Sam: Anything special in here?
Garry: Taped to my mirror is something that’s the most special.
Diane: Is that Carly’s ultrasound?
Garry: Indeed it is!
Diane: Aww, it’s so sweet you keep it in here.
Garry: Just gotta remind me of what I have to look forward to in the near future.
Diane: It’s so exciting that you’re going to be a father in just a few short months.
Sam: I remember attending your wedding. We were only working together for about three months at that time, but I knew then it would be a forever friendship.
Garry: That is genuinely the kindest thing you’ve ever said to me.
Sam: I’m softening. It scares me.
Diane:  No you’re not. Don’t worry, Sam.
Sam: Anyway, moving away from my own personal journey to being kinder, got anything else fun to show us, Garry?
Garry: Not too much. It’s not a very fancy dressing room. It’s not like Sam’s.
Sam: My dressing room isn’t that fancy.
Garry: You have a water fountain.
Sam: It’s very small.
Diane: While Sam and Garry argue about their dressing rooms, we’re gonna take a break. When we get back, a special message from the Bake Your Heart Out family.
After the commercial break, Sam, Diane and Garry are seen standing in the middle of the Baking Cabin.
Diane: Hey there, Bakers. You have been the sweetest, kindest, most lovingly devoted fanbase imaginable. The love you’ve shown us has truly changed our lives. Between the kind messages on social media, to the lovingly-written pieces of fan mail, we appreciate it all. That’s why we have to be honest with you.
Garry: We’ve always said that Bake Your Heart Out was a journey we’d only be a part of if our hearts were 100% in it.
Sam: Sadly, that’s no longer the case. It’s not that we don’t love working together anymore or working on the show anymore. It’s the best experience of all of our lives, and we appreciate every moment.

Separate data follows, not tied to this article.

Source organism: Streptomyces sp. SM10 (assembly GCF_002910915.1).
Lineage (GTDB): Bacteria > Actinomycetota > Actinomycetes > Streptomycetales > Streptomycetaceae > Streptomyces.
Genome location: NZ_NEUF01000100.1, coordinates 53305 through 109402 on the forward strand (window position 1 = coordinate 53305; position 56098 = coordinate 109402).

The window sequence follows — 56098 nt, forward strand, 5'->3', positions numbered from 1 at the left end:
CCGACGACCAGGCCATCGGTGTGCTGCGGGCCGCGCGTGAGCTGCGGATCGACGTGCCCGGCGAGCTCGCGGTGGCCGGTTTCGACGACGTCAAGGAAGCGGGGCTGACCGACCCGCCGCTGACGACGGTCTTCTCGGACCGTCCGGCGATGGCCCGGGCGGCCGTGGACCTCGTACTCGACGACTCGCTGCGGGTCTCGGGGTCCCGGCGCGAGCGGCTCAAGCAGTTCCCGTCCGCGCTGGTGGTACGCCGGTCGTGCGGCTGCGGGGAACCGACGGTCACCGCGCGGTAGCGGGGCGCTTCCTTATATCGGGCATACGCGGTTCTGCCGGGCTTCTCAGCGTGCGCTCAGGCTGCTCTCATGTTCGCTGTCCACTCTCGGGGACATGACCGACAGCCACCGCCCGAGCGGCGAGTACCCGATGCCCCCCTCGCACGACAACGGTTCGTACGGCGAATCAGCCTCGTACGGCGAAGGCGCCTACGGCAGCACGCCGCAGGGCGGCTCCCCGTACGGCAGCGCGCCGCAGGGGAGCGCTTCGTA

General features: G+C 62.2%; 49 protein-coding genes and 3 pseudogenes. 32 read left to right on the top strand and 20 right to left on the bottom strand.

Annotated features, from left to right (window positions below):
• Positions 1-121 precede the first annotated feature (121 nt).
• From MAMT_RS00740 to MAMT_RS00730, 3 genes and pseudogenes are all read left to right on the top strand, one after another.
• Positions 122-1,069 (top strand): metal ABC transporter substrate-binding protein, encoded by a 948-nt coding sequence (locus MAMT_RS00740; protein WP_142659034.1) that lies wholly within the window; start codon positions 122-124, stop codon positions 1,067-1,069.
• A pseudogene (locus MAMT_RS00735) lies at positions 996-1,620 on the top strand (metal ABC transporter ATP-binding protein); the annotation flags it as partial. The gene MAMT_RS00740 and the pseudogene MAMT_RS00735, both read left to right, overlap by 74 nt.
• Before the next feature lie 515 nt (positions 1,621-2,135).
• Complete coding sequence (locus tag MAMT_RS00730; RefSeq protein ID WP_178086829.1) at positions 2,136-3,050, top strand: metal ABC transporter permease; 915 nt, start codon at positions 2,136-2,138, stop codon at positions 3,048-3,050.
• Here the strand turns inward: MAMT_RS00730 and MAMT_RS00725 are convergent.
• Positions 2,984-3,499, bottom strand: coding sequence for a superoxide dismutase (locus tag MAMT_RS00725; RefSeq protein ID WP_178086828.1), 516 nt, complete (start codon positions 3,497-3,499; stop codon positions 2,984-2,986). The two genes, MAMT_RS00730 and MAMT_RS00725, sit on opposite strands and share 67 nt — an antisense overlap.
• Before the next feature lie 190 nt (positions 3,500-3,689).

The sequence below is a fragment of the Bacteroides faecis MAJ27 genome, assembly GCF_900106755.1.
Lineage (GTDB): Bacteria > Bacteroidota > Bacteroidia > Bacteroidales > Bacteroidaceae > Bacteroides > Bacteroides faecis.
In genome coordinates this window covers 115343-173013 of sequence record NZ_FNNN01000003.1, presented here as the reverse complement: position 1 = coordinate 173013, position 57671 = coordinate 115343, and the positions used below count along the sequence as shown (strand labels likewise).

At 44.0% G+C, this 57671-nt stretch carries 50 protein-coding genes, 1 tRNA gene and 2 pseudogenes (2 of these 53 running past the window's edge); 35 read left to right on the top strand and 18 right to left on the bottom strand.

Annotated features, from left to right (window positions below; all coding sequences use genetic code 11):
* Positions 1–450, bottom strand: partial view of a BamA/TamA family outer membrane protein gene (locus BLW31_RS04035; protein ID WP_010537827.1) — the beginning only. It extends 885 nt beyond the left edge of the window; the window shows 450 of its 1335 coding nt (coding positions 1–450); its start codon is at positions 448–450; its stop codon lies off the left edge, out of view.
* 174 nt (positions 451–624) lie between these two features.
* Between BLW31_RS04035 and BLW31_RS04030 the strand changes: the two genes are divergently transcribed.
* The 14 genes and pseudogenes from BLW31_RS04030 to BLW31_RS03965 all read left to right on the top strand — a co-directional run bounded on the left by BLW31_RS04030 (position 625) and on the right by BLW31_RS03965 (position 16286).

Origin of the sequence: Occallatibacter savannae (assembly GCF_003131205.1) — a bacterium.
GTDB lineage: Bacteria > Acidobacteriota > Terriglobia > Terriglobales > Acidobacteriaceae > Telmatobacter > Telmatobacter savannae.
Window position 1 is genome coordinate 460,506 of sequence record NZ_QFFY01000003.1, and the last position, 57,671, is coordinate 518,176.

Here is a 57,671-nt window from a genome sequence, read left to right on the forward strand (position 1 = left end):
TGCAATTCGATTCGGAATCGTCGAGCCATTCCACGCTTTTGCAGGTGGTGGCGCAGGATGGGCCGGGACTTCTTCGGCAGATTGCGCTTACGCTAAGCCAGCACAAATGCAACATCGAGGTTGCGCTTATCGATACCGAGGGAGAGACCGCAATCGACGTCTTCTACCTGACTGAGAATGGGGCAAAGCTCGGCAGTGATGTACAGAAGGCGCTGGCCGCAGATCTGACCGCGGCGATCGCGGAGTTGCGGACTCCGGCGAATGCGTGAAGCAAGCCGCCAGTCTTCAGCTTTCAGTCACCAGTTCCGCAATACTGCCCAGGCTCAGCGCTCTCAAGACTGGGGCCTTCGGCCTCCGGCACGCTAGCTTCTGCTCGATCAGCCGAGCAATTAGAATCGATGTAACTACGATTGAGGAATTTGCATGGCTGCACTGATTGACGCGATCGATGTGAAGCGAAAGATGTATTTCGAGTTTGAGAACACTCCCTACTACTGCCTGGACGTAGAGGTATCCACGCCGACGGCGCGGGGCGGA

Diane: Sometimes, though, it becomes clear to you that you have to move on.
Sam: That’s why, when the fall run of the Bake Your Heart Out concludes in December 2019, Diane, Garry and myself will leave Bake Your Heart Out for good.
Garry: It’s been a wonderful ride,
Sam: And we’ve loved every moment of it,
Diane: But farewell is on the horizon. Thank you to our faithful viewers, who have helped make Bake You're Heart Out into what it is today. We wouldn’t be here without you.
Sam: Literally. Without you all watching, there wouldn’t be a show for us to leave.
Diane: This isn’t goodbye. We have ten episodes remaining together.
Garry: We’ll use them to provide the same fun, relaxing, inspiring show we’ve given you for the past five years. 
Sam: Thank you.
Garry: Thank you.
Diane: Thank you. From the bottom of our hearts. The show will remain in good hands. With you, the fans, and Frances and Leslie and the amazing crew here.
Sam: That’s it for Bake Your Heart Out: Behind the Sweets. From all of us here, thanks for watching. Make sure to tune into the season premiere of Bake Your Heart Out next week! Bye-bye!

What did you think of the episode? Let us know in the comments and make sure to return next week for another new episode!

Share this

Related Posts

Next Post »